And what is that world like? Look around you now and you will see countless successful memes. Perhaps you can see pictures and images, windows and carpets, books and newspapers. These are all memes because they have been copied again and again. And these are the successful ones because they have beaten the competition to get where they are. Think of all the memes you have come across today – all the memes that have, in their own various ways, shrieked at you ‘copy me’ ‘copy me’. Most of them are words – words on the cereal packet, words on the radio, words in the morning paper, words on the posters in the street, and then all the words that people have spoken to you, on the phone, in your email, and in person. How many of these will you remember and pass on. Not many, but those few will live on to jump into another brain and have another chance to get copied and so shape our world. This is the meme’s eye vision.
Now the important question becomes – which memes will succeed and why? The general principle is that memes will get copied whenever and wherever they can. Some succeed because they are good or true or useful or beautiful. In other words we copy them because they are valuable to us. Others succeed in spite of the fact that they are not. They may use tricks to get themselves into our heads and get passed on again. They are rather like viruses that take over the copying ability of their host and put it to work for their own propagation.
There are many kinds of meme virus. A good example is an email virus. A typical one shouts “Warning, Warning, news just in from IBM (or Bill Gates or …) terrible virus, warn all your friends immediately that if they open a mail called “bla bla” their hard disk will be wiped clean”. This little collection of words can be called a memeplex – shortened from ‘co-adapted meme complex’; in other words, a group of memes that succeeds by hanging out together and getting passed on together. This little memeplex has a very simple structure. I call it C-TaP. It is basically a ‘copy me’ instruction backed up by Threats and Promises. In this case you are told to pass on the message. If you do you will help your friends (the altruism trick), if you don’t they will get their hard disk wiped (using fear to threaten). The memeplex also uses urgency, status (e.g. IBM), and exploits the fact that passing on an email message to lots of people is quick and easy. And so it is that this stupid little bit of text has been copied around and around the world, infecting millions of computers and still going strong after 5 or 6 years. If you doubt the power of memes to change the world then reflect on this silly little memeplex. It has frightened countless people and clogged up whole email systems. A few mindless words have had obvious and serious effects on the physical world. They have even found their way onto this page. This is the power of the memes. Buddhism is a meme.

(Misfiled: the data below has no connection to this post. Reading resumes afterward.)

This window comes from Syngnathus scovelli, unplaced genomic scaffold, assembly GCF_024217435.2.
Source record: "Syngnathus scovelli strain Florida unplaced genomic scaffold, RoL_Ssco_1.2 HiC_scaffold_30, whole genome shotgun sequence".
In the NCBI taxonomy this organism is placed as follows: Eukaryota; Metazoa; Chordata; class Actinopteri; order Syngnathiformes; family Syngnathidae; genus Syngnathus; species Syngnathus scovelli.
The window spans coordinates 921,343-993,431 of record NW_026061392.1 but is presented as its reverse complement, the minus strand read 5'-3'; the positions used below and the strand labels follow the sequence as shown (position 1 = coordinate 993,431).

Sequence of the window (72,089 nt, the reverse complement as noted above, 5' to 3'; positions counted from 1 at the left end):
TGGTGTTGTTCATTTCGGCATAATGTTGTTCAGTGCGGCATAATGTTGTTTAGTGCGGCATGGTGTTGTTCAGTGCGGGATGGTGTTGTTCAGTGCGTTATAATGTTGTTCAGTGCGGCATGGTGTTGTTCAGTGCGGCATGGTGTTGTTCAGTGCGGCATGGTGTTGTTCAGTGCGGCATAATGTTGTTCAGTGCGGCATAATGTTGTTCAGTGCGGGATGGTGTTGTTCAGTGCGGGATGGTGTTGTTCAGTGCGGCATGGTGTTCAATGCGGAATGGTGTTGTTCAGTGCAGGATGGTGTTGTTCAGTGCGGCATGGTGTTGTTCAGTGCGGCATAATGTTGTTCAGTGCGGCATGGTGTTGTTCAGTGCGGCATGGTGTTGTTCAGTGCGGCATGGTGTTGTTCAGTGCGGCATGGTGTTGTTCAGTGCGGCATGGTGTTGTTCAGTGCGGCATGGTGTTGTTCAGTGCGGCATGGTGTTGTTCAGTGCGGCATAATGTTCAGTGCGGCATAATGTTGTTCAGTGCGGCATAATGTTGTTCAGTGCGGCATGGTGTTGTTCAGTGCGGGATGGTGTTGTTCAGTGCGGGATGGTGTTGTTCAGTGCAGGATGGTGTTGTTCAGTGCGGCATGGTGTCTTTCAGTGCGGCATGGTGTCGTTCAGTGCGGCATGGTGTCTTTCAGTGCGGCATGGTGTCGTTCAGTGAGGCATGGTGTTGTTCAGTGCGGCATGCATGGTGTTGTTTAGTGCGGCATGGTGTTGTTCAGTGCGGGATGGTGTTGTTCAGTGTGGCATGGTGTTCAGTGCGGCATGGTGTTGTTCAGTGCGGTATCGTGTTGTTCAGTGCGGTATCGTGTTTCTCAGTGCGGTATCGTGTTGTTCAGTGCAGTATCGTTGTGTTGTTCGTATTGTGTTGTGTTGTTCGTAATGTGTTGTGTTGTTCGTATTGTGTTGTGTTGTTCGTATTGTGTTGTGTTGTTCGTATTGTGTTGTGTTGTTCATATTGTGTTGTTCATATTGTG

I began deliberately with a very simple virus but there are far more powerful ones that use exactly the same structure. Dawkins calls them ‘viruses of the mind’; he means religions.
Dawkins used the example of Roman Catholicism; a collection of basic teachings that are passed on in church, by learning the catechism, and through prayer, singing hymns and saying grace. Beautiful cathedrals tempt worshippers inside and lift their hearts, making them want to spread the memes again. Beautiful music and songs carry the words of God and Jesus to more ears and minds. Good Catholics pass on all these ‘truths’ to their children and are encouraged to have lots of children who must, in turn, marry (or convert) a Catholic and bring up their children in the faith. The reward is everlasting life and the punishment – well it’s even worse than having your hard disk wiped. In addition the threats and promises are untestable. God can see all you do but you cannot see him. Heaven and hell are only to be seen when you die and cannot come back to let on that it was all a hoax. No wonder such religions and their doctrines fill our world and have survived for thousands of years.